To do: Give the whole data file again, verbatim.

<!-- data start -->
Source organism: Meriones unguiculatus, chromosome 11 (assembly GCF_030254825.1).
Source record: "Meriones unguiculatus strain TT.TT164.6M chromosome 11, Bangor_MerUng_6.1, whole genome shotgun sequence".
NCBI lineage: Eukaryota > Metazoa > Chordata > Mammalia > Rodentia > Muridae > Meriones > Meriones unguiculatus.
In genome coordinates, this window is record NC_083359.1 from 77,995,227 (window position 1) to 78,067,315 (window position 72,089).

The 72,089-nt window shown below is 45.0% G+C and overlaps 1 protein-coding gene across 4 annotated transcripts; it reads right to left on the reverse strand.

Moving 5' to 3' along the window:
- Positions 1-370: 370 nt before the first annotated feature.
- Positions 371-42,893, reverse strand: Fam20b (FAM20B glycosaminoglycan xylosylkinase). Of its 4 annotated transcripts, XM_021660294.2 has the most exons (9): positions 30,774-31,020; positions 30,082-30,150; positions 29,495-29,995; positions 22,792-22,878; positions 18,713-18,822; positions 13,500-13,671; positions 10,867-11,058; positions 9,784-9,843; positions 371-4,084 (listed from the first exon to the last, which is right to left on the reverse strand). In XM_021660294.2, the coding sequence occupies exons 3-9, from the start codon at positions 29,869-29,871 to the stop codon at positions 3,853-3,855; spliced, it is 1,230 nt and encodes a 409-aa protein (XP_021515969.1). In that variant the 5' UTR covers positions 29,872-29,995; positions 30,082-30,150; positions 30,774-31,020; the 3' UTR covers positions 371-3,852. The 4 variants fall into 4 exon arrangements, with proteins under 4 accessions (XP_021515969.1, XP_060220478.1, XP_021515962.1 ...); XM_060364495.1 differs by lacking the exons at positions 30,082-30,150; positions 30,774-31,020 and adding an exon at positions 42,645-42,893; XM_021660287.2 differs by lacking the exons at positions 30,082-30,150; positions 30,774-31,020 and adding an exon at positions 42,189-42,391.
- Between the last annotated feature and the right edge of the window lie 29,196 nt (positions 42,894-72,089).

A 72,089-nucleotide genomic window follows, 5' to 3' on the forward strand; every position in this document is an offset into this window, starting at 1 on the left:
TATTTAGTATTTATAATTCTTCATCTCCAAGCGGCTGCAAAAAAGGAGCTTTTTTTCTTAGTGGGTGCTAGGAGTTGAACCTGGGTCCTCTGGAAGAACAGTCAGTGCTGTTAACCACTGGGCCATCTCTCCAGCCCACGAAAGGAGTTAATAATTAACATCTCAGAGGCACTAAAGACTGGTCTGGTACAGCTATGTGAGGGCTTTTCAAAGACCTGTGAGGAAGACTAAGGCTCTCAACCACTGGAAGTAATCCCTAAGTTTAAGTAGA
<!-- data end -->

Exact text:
Source organism: Meriones unguiculatus, chromosome 11 (assembly GCF_030254825.1).
Source record: "Meriones unguiculatus strain TT.TT164.6M chromosome 11, Bangor_MerUng_6.1, whole genome shotgun sequence".
NCBI lineage: Eukaryota > Metazoa > Chordata > Mammalia > Rodentia > Muridae > Meriones > Meriones unguiculatus.
In genome coordinates, this window is record NC_083359.1 from 77,995,227 (window position 1) to 78,067,315 (window position 72,089).

The 72,089-nt window shown below is 45.0% G+C and overlaps 1 protein-coding gene across 4 annotated transcripts; it reads right to left on the reverse strand.

Moving 5' to 3' along the window:
- Positions 1-370: 370 nt before the first annotated feature.
- Positions 371-42,893, reverse strand: Fam20b (FAM20B glycosaminoglycan xylosylkinase). Of its 4 annotated transcripts, XM_021660294.2 has the most exons (9): positions 30,774-31,020; positions 30,082-30,150; positions 29,495-29,995; positions 22,792-22,878; positions 18,713-18,822; positions 13,500-13,671; positions 10,867-11,058; positions 9,784-9,843; positions 371-4,084 (listed from the first exon to the last, which is right to left on the reverse strand). In XM_021660294.2, the coding sequence occupies exons 3-9, from the start codon at positions 29,869-29,871 to the stop codon at positions 3,853-3,855; spliced, it is 1,230 nt and encodes a 409-aa protein (XP_021515969.1). In that variant the 5' UTR covers positions 29,872-29,995; positions 30,082-30,150; positions 30,774-31,020; the 3' UTR covers positions 371-3,852. The 4 variants fall into 4 exon arrangements, with proteins under 4 accessions (XP_021515969.1, XP_060220478.1, XP_021515962.1 ...); XM_060364495.1 differs by lacking the exons at positions 30,082-30,150; positions 30,774-31,020 and adding an exon at positions 42,645-42,893; XM_021660287.2 differs by lacking the exons at positions 30,082-30,150; positions 30,774-31,020 and adding an exon at positions 42,189-42,391.
- Between the last annotated feature and the right edge of the window lie 29,196 nt (positions 42,894-72,089).

A 72,089-nucleotide genomic window follows, 5' to 3' on the forward strand; every position in this document is an offset into this window, starting at 1 on the left:
TATTTAGTATTTATAATTCTTCATCTCCAAGCGGCTGCAAAAAAGGAGCTTTTTTTCTTAGTGGGTGCTAGGAGTTGAACCTGGGTCCTCTGGAAGAACAGTCAGTGCTGTTAACCACTGGGCCATCTCTCCAGCCCACGAAAGGAGTTAATAATTAACATCTCAGAGGCACTAAAGACTGGTCTGGTACAGCTATGTGAGGGCTTTTCAAAGACCTGTGAGGAAGACTAAGGCTCTCAACCACTGGAAGTAATCCCTAAGTTTAAGTAGA